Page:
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It's time to re-evaluate cervical Cancer screening after age 65

      Highlights

      • Cervical cancer screening guidelines recommend screening stop after age 65 despite 20% of new cases occurring in this group
      • Demographics, research methods and treatment paradigms are changing and guidelines may not adequately address these changes
      • Racial disparities in cervical cancer may be exacerbated by not addressing the preventive health needs of older women

      Abstract

      Cervical cancer screening guidelines currently recommend cessation of cervical cancer screening after age 65, despite 20% of new cervical cancer cases occurring in this age group. The US population is aging, research methodology that examines cervical cancer incidence and mortality rates has changed, and sexual behaviors and the rates at which women have hysterectomies have changed over time. Current guidelines do not adequately address these changes, and may be missing significant opportunities to prevent cervical cancer cases and deaths in older women. Furthermore, racial disparities in cervical cancer outcomes may be exacerbated by not addressing the preventive health needs of older women through cervical cancer screening.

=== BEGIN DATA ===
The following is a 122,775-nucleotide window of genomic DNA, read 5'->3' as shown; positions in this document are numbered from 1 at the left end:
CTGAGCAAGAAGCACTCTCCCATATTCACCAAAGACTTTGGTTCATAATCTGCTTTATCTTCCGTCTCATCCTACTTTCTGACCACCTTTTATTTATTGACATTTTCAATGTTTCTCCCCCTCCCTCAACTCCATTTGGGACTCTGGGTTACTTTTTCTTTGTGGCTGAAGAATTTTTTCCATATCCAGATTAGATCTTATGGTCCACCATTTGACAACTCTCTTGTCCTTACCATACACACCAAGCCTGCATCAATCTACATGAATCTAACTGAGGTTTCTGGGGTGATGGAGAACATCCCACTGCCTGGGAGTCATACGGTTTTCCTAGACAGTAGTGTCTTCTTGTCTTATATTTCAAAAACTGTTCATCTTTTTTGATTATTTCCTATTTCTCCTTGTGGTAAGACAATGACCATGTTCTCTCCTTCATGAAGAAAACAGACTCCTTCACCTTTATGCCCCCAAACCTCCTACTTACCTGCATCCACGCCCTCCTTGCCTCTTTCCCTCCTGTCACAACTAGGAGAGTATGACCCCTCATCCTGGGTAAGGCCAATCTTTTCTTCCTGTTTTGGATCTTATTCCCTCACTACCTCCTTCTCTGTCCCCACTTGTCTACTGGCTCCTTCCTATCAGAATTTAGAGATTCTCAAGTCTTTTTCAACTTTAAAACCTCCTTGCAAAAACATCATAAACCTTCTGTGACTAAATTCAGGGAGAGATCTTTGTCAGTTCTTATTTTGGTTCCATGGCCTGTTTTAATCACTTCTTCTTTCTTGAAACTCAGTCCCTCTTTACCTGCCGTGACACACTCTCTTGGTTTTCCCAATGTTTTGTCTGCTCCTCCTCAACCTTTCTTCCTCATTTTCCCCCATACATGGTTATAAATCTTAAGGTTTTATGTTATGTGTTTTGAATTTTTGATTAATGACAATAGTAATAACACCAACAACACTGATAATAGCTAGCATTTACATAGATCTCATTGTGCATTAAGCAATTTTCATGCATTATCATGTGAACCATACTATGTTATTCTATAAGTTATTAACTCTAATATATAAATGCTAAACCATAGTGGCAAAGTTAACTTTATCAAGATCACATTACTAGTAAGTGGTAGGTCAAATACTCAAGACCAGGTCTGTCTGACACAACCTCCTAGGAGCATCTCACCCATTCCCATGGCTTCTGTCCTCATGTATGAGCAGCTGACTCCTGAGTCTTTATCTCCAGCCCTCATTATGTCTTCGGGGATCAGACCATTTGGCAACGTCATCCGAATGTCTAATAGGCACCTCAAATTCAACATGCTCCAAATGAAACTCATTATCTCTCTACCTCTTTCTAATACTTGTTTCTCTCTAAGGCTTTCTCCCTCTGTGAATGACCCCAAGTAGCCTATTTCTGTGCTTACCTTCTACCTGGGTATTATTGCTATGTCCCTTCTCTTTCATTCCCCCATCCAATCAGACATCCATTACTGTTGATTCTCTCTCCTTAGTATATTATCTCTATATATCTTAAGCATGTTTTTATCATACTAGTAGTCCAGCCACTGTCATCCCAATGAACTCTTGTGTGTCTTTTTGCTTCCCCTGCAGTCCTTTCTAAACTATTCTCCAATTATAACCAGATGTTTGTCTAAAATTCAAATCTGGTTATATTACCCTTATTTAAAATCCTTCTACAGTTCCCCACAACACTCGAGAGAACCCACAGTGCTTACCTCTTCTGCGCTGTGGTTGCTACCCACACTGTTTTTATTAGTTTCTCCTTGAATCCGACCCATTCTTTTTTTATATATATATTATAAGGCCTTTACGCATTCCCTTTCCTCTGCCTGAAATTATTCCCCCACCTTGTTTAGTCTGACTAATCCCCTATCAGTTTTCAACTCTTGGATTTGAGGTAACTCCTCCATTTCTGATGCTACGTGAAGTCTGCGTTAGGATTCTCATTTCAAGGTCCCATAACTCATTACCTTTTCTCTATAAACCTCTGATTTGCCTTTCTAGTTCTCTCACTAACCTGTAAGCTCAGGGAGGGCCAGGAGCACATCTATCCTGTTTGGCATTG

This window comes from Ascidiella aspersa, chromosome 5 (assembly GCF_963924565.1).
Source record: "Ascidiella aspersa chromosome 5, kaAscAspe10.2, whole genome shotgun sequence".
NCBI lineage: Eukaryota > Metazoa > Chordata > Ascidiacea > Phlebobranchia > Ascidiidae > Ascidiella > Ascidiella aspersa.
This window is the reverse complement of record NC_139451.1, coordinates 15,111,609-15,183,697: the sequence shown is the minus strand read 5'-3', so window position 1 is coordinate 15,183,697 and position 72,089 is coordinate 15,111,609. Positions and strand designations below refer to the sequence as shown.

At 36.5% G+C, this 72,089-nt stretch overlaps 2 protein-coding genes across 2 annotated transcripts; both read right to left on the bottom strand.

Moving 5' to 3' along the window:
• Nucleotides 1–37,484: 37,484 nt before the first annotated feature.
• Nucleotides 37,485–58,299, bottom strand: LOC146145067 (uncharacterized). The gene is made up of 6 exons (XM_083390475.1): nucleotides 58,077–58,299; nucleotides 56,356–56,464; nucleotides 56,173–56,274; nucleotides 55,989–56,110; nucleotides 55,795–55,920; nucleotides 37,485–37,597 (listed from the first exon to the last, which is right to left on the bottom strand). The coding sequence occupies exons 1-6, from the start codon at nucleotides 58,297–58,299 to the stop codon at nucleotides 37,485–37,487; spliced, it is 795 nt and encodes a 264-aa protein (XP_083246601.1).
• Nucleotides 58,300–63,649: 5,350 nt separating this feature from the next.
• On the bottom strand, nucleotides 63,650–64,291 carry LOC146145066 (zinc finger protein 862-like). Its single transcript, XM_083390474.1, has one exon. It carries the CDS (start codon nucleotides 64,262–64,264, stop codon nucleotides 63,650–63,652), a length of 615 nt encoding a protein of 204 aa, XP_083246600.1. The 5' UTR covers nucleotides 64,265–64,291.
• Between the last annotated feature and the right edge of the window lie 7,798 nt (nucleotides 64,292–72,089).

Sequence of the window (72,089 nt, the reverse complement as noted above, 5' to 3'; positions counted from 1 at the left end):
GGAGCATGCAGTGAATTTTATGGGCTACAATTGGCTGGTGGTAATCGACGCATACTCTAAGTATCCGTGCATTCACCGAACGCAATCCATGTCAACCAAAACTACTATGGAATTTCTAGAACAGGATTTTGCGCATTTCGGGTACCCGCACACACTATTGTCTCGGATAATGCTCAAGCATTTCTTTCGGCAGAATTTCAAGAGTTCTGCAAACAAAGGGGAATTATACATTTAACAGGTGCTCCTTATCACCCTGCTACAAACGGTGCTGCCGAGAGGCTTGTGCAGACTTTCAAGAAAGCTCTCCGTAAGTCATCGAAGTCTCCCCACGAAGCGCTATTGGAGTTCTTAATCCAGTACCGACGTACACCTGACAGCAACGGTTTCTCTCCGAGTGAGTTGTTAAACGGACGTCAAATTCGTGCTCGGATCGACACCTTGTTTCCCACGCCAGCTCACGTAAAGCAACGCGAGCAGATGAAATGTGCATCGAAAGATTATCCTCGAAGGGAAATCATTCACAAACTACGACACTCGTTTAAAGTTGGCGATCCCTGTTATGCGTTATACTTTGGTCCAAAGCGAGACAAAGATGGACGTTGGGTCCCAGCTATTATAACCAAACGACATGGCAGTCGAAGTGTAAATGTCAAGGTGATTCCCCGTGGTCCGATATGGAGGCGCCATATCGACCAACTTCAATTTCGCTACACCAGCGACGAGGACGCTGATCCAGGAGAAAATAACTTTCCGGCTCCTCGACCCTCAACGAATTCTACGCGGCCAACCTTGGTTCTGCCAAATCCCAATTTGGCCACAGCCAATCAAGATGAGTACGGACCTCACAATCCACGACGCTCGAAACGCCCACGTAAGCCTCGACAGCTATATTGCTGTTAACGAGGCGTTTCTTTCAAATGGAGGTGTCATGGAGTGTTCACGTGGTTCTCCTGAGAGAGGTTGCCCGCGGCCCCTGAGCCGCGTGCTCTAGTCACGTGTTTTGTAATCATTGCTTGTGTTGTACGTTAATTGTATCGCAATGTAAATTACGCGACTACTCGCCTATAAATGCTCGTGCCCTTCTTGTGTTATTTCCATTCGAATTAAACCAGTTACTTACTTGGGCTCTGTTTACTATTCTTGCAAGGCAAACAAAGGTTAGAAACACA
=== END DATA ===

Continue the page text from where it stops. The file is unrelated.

Keywords

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